A: -“If you go on the beaches during the summer you see lots of plastic; those are are macroplastics,” said Kim Holmén, international director of the Norwegian Polar Institute (who was selected as an atmospheric expert, but was initially asked about oceans). There is also a considerable transport of substances to Svalbard because it’s at the end of the Gulf Stream.
“We actually find quite a lot of microplastics in the ice and in the marine life around here,” he said. “We also find nanoplastics in snow; it turns out it is also transported by air and deposited with snow…this is a new discovery we haven’t really analyized yet and it probably makes it into the food chain.”
Q: Why aren’t scientists able to communicate the crisis of climate change to the politicians and communities around the world?
A: “Actually, I think we have quite a focus on these things in Longyearbyen because we’re living where we are,” Christiansen said. “We probably have a special possibility because of where we are…often it’s my feeing we can educate the different people coming…I think that is already what we are doing.”
Q: How can we persuade Trump?
A: “I will be in Washington in two weeks’ time,” Holmén said. “I believe in sharing information. I do not believe they will listen if we scream and yell. In the end facts, knowledge and credibility is very important. If you’re standing face-to-face they cannot call you names.
Q: What is the oldest rock in Svalbard and how old is it?
A: A study from 2001 revealed a rock in north Svalbard that’s 2.709 billion years old, give or take 28 million years, said Malte Jochmann, a PhD student in geology at UNIS. “That’s quite young when you consider the Earth is four to six billion years old.”
But rocks now being brought from Finnmark to control the flow of the river in Longyearbyen exceed those naturally found here because they’re nearly three billion years old, he sa
Q: Do you think Svalbard would be a good place in case of a zombie apocalypse?
A: “I don’t know so much about zombie personalities,” said Holmén, who is frequently pictured in a lavishly colorful hat that would might other creatures with unorthodox appearances feel more at ease. “They are quiet, they grunt a little and they are interested in feeding. There is not so much food up here for zombies, so maybe it’s not a good place for them.”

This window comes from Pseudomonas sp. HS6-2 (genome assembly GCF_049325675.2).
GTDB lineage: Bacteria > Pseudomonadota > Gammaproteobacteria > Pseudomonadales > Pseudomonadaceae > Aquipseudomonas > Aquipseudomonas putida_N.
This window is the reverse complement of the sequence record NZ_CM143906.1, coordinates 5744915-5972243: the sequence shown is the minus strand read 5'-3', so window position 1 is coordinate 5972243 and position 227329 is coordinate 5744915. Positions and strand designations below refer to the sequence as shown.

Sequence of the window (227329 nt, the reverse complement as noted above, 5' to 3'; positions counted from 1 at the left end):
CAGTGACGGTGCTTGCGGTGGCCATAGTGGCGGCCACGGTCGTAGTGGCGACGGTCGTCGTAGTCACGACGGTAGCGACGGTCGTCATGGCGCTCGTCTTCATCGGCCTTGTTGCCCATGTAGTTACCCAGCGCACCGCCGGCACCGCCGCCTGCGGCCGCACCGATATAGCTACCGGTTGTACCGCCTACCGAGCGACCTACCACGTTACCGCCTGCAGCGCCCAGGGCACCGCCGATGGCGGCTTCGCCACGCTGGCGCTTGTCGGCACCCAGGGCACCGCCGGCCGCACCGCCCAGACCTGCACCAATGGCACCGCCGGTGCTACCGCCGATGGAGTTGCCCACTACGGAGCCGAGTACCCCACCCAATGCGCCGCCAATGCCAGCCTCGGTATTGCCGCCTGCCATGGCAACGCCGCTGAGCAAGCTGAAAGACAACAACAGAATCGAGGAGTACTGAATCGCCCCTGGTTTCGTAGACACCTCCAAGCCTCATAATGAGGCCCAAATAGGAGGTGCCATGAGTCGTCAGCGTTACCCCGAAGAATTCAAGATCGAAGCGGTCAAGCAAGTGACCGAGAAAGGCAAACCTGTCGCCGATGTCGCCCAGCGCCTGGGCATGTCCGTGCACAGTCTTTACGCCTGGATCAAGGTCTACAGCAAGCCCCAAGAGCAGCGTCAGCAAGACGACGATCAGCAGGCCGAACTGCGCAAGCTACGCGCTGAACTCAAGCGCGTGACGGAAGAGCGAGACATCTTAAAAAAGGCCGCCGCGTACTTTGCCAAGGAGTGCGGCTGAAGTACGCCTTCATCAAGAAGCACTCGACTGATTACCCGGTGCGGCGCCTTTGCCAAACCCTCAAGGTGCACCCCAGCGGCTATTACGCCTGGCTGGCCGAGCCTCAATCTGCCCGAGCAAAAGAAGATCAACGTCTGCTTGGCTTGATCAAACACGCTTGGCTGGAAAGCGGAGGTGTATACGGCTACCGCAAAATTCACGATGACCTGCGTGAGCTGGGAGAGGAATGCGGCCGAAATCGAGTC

On the other hand, “there are a lot of introverts in Svalbard so maybe they could find good company,” he said.
Q: Is Spitsbergen a convenient place to store nuclear waste? (“There are not so many people,” the questioner quietly added to a companion in a remark unheard by the panel).
A: “You need very stable conditions and you need rocks that leave the heat in a good way and “I would say in a very long perspective…if you make a very, very, very deep hole in the ground I would say yes,” Jochmann said. But overall “there are many earthquakes here. I would say we don’t know enough about the geology here.”
Q: If bodies are not decomposing, what do you do with those bodies? Also, what about animals. Do you fly them to the mainland?
A: Christiansen, while not quite answering the full question directly (no, dead animals aren’t flown to the mainland…among other thing their carcasses are a critical food source for some wildlife), noted that if a body is buried deep enough it actually becomes part of the permafrost. But Holmén added “it turns out digging in permafrost is difficult (and) there is decomposition,” and a study during the 1990s discovered pathogens from buried bodies were preserved.
Also noted during the discussion is there are about 900 graves in Svalbard, including mass graves from whalers who “believe one day that there would be a resurrection and if they wanted to be a part of the resurrection they couldn’t be left at sea.” That meant even those who died aboard ships en route were buried here. Today erosion and climate change is exposing some of those graves, and clothing as well as bones as being found since the process of decomposition is extremely lengthy.
(Not mention during the session is that while bodies can no longer be buried in Svalbard – hence the commonly repeated “illegal to die here” myth – people’s ashes have been buried here after obtaining official permission to do so.)